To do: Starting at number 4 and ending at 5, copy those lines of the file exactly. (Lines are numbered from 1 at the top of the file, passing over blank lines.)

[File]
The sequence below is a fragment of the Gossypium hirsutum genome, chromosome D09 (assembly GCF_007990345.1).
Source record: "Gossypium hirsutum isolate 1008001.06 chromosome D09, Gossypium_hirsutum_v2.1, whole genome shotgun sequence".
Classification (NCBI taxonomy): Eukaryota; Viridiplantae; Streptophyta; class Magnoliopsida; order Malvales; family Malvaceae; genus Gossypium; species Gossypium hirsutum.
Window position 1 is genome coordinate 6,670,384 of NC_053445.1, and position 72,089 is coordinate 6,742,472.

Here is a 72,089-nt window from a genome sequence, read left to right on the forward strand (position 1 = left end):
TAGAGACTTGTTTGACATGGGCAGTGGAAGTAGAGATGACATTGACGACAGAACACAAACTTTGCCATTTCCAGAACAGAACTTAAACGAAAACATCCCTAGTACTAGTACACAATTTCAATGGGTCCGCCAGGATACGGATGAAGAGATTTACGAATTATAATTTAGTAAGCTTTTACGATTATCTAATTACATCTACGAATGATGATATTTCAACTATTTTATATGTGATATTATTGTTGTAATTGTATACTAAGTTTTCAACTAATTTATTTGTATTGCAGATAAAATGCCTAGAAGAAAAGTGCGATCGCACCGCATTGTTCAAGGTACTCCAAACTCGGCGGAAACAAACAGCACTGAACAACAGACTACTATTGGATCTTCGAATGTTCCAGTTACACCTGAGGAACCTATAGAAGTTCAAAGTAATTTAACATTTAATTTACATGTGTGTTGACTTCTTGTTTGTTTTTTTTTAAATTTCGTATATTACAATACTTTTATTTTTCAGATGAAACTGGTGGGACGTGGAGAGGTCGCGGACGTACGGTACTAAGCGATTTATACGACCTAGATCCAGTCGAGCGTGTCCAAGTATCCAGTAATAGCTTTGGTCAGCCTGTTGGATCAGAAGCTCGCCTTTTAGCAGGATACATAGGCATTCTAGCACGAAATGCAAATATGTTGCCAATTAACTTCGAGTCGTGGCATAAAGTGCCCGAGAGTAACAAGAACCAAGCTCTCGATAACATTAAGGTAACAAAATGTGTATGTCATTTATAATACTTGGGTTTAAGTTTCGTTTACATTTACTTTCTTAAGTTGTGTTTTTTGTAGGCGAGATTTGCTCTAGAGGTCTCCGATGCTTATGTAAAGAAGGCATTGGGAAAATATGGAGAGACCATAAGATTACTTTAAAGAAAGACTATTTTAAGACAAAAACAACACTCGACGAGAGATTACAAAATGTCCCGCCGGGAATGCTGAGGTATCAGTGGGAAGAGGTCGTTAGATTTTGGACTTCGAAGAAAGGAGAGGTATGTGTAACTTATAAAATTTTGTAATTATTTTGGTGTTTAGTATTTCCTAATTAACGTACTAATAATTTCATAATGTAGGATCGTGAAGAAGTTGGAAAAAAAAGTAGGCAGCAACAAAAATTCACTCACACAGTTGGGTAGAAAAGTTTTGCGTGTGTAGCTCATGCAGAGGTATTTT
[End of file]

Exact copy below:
Window position 1 is genome coordinate 6,670,384 of NC_053445.1, and position 72,089 is coordinate 6,742,472.

Here is a 72,089-nt window from a genome sequence, read left to right on the forward strand (position 1 = left end):